PfSense 2.2 SMP Performance



  • I suppose this is mostly directed at the developers, although I would welcome any comment from anyone who has done this sort of testing.

    I have a client that is about to purchase a campus for their business.  The buildings will be connected at 10gbps ethernet (singlemode fiber) at l2 (with room for up to a 40gbps lagg in the future, although I don't expect they will need it for a long time).  They will have a core chassis switch etc. (most likely a nexus 7xxx) in the NOC so I don't expect any issues with switching throughput.  I know that there is a 0% chance that pfSense will be able to do forwarding/packet inspection at 10gbps with the current single-thread pf implementation, but I have hope for when 2.2 stable comes out.

    I'm operating under the assumption that VLANs will add unnecessary overhead, so we will stack the gateway with as many intel/chelsio 10gbps nics as necessary.  Money is no object here, so if I need to stack a 4-socket server with 4 e7-4890 v2's with 512GB RAM, then that's what will happen (even that cost pales in comparison to what they are looking at purchasing from palo alto).

    I'm going to do jumbo frames where plausible, but for now lets assume that the worst-case MTU is 1500.

    They want full visibility of traffic between all of their RFC1918 subnets and a "single-pane" approach where plausible.  I think I can get them to do a separate inline squid3 box for web traffic inspection and MAYBE a separate snort box (although I really think IDS/IPS is overrated.. this is their requirement), but everything else e.g. VPN (site-to-site and road warrior, OpenVPN), policy based routing, mildly complicated outbound NAT rules, outbound filtering, etc. will be done at the gateway.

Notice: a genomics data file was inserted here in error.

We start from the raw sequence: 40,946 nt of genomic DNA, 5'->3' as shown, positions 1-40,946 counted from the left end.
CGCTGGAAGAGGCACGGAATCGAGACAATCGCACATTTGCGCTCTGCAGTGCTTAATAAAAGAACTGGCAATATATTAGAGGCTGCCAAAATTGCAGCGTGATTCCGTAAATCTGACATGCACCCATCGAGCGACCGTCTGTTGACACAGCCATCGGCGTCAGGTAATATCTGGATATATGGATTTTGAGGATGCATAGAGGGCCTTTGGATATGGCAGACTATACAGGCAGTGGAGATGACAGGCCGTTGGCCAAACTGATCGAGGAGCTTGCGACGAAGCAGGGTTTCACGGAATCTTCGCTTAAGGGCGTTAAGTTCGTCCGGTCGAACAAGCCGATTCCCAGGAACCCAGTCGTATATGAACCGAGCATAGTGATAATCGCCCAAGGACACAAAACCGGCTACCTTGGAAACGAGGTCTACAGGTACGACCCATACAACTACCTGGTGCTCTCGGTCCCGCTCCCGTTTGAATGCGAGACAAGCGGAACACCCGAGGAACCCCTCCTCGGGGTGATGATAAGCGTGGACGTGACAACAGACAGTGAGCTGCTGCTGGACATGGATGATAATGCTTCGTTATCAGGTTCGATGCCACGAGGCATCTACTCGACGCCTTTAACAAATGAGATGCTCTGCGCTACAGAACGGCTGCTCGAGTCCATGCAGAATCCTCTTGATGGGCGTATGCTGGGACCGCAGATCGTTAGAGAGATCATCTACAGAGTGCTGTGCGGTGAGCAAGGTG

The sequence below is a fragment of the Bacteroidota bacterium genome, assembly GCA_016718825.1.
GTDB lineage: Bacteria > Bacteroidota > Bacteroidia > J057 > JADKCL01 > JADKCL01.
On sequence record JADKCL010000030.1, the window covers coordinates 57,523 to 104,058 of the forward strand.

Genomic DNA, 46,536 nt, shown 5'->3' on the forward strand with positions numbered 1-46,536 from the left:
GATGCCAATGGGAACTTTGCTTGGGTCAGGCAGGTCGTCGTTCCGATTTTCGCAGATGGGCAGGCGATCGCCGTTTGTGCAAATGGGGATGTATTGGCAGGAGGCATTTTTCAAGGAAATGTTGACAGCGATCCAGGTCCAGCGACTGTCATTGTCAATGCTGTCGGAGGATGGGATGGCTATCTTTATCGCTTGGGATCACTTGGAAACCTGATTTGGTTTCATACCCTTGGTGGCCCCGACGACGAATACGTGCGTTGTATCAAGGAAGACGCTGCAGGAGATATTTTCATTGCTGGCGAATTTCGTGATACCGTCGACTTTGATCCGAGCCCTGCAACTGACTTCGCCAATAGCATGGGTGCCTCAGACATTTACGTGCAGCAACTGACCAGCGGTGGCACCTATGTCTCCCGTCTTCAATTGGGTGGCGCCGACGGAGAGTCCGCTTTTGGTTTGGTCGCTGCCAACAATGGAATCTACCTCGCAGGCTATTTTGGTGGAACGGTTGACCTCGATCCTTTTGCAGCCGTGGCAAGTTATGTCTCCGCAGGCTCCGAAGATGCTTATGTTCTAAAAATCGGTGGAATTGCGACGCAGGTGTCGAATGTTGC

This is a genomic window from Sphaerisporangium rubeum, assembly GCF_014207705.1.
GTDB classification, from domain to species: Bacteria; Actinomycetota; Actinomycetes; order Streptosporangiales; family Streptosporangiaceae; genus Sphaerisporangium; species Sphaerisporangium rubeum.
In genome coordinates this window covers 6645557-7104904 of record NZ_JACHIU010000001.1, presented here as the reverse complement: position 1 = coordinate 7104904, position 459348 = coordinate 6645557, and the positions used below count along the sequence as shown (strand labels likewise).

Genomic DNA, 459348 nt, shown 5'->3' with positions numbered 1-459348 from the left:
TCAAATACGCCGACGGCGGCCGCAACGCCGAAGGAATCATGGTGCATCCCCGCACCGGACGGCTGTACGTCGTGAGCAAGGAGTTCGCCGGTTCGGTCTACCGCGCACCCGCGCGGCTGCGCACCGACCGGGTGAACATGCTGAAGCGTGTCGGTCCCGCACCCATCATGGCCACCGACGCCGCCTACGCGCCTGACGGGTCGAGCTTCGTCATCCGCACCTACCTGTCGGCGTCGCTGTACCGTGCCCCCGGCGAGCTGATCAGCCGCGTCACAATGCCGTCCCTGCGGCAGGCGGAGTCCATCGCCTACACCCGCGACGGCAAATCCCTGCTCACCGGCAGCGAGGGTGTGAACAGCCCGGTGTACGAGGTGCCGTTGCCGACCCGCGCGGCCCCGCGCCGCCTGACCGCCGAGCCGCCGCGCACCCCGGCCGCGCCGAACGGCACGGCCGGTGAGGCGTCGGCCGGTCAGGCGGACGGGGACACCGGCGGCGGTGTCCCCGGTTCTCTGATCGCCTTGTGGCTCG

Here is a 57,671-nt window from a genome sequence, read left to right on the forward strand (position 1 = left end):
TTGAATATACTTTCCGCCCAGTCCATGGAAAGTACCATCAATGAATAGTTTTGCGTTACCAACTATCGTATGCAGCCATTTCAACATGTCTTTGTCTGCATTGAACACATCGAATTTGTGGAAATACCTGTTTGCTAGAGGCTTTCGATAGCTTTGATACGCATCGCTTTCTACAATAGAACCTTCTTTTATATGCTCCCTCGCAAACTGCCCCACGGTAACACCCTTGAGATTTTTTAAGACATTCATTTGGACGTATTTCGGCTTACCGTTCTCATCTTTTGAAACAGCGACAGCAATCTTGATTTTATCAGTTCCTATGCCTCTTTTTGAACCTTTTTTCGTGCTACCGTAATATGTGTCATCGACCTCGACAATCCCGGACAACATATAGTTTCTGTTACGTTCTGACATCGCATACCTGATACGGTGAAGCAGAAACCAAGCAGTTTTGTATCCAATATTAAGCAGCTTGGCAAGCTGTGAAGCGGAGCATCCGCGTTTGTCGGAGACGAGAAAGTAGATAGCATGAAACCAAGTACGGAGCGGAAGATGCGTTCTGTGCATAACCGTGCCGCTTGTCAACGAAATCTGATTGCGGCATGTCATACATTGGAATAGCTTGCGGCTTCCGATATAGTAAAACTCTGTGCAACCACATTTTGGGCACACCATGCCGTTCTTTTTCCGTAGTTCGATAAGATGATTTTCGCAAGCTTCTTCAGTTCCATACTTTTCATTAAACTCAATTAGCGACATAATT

Has anyone done 10gbps+ testing of SMP-friendly pf?  Does it scale well (up to 40gbps)?  Is there some other limitation that I'm not thinking of besides the CPU?

    Thank you in advance!



  • I don't have experience with such a high bandwidth configuration although I played with many modest gigabit configurations.
    But the point on which I would like to comment is about VLANs.

    Contrary to some belief out there VLANs hardly add any overhead to the packet processing capability of a switch or router. In fact from a router's perspective it's a lot better as some of the traffic (not intended to the router) never actually makes it to the router as the switch does the presorting of packets. So, in a VLAN environment the apparent router performance goes up a bit, and generally speaking VLANs are actually very good for the layer 2, layer 3 processing.
    In any event, if turning on VLAN functionality on your router suddenly makes your router look like it's overworking, it means that your hardware is underpowered or border line. But I bet it won't happen in your case given the hardware that you are contemplating.

    Halea



  • @haleakalas:

    I don't have experience with such a high bandwidth configuration although I played with many modest gigabit configurations.
    But the point on which I would like to comment is about VLANs.

    Contrary to some belief out there VLANs hardly add any overhead to the packet processing capability of a switch or router. In fact from a router's perspective it's a lot better as some of the traffic (not intended to the router) never actually makes it to the router as the switch does the presorting of packets. So, in a VLAN environment the apparent router performance goes up a bit, and generally speaking VLANs are actually very good for the layer 2, layer 3 processing.
    In any event, if turning on VLAN functionality on your router suddenly makes your router look like it's overworking, it means that your hardware is underpowered or border line. But I bet it won't happen in your case given the hardware that you are contemplating.

    Halea

    Hi Halea,

    You make a good point re: VLANs.  If 2.2 can handle the kind of pps I'm talking about, then the processing of the extra 32 bits (where applicable) probably won't make a difference in a negative manner.  If I can make sure that pfSense can handle this kind of traffic, I hopefully can do some really sweet performance testing and report back with pretty graphs.

    Thanks!


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